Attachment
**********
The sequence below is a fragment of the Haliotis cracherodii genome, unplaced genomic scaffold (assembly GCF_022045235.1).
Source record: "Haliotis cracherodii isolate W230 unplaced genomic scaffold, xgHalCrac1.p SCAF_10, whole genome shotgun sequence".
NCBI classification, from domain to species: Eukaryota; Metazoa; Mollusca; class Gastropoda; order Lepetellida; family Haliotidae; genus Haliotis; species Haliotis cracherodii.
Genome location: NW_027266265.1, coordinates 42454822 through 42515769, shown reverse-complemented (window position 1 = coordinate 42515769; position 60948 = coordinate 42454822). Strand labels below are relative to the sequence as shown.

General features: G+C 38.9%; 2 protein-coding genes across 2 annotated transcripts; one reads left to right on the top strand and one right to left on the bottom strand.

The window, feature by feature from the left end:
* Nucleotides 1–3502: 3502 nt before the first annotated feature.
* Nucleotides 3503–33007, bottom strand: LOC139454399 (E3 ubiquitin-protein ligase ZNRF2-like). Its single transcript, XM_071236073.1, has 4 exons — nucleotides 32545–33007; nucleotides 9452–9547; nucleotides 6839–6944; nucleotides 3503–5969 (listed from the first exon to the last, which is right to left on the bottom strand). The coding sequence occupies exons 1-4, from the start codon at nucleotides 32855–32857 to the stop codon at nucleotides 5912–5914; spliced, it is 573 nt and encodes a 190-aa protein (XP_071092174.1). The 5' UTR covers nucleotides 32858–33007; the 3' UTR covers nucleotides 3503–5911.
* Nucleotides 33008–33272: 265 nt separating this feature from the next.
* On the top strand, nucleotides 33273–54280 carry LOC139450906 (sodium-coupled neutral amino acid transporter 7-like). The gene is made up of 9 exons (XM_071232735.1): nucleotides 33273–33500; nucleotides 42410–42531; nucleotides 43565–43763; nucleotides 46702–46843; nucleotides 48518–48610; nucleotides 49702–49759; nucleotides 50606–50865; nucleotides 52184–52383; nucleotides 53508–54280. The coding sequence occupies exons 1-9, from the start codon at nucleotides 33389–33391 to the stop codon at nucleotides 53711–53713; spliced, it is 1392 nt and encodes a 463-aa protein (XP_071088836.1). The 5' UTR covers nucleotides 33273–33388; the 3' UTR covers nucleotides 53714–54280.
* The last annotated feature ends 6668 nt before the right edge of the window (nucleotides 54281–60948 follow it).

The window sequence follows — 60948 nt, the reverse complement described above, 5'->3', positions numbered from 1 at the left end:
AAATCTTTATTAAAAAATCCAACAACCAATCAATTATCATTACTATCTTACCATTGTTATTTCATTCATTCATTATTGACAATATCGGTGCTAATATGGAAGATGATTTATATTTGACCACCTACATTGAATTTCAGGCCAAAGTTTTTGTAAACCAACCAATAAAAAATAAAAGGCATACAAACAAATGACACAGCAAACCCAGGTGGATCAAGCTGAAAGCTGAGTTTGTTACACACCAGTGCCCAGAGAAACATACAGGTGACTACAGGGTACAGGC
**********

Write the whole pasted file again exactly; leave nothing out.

The sequence below is a fragment of the Haliotis cracherodii genome, unplaced genomic scaffold (assembly GCF_022045235.1).
Source record: "Haliotis cracherodii isolate W230 unplaced genomic scaffold, xgHalCrac1.p SCAF_10, whole genome shotgun sequence".
NCBI classification, from domain to species: Eukaryota; Metazoa; Mollusca; class Gastropoda; order Lepetellida; family Haliotidae; genus Haliotis; species Haliotis cracherodii.
Genome location: NW_027266265.1, coordinates 42454822 through 42515769, shown reverse-complemented (window position 1 = coordinate 42515769; position 60948 = coordinate 42454822). Strand labels below are relative to the sequence as shown.

General features: G+C 38.9%; 2 protein-coding genes across 2 annotated transcripts; one reads left to right on the top strand and one right to left on the bottom strand.

The window, feature by feature from the left end:
* Nucleotides 1–3502: 3502 nt before the first annotated feature.
* Nucleotides 3503–33007, bottom strand: LOC139454399 (E3 ubiquitin-protein ligase ZNRF2-like). Its single transcript, XM_071236073.1, has 4 exons — nucleotides 32545–33007; nucleotides 9452–9547; nucleotides 6839–6944; nucleotides 3503–5969 (listed from the first exon to the last, which is right to left on the bottom strand). The coding sequence occupies exons 1-4, from the start codon at nucleotides 32855–32857 to the stop codon at nucleotides 5912–5914; spliced, it is 573 nt and encodes a 190-aa protein (XP_071092174.1). The 5' UTR covers nucleotides 32858–33007; the 3' UTR covers nucleotides 3503–5911.
* Nucleotides 33008–33272: 265 nt separating this feature from the next.
* On the top strand, nucleotides 33273–54280 carry LOC139450906 (sodium-coupled neutral amino acid transporter 7-like). The gene is made up of 9 exons (XM_071232735.1): nucleotides 33273–33500; nucleotides 42410–42531; nucleotides 43565–43763; nucleotides 46702–46843; nucleotides 48518–48610; nucleotides 49702–49759; nucleotides 50606–50865; nucleotides 52184–52383; nucleotides 53508–54280. The coding sequence occupies exons 1-9, from the start codon at nucleotides 33389–33391 to the stop codon at nucleotides 53711–53713; spliced, it is 1392 nt and encodes a 463-aa protein (XP_071088836.1). The 5' UTR covers nucleotides 33273–33388; the 3' UTR covers nucleotides 53714–54280.
* The last annotated feature ends 6668 nt before the right edge of the window (nucleotides 54281–60948 follow it).

The window sequence follows — 60948 nt, the reverse complement described above, 5'->3', positions numbered from 1 at the left end:
AAATCTTTATTAAAAAATCCAACAACCAATCAATTATCATTACTATCTTACCATTGTTATTTCATTCATTCATTATTGACAATATCGGTGCTAATATGGAAGATGATTTATATTTGACCACCTACATTGAATTTCAGGCCAAAGTTTTTGTAAACCAACCAATAAAAAATAAAAGGCATACAAACAAATGACACAGCAAACCCAGGTGGATCAAGCTGAAAGCTGAGTTTGTTACACACCAGTGCCCAGAGAAACATACAGGTGACTACAGGGTACAGGC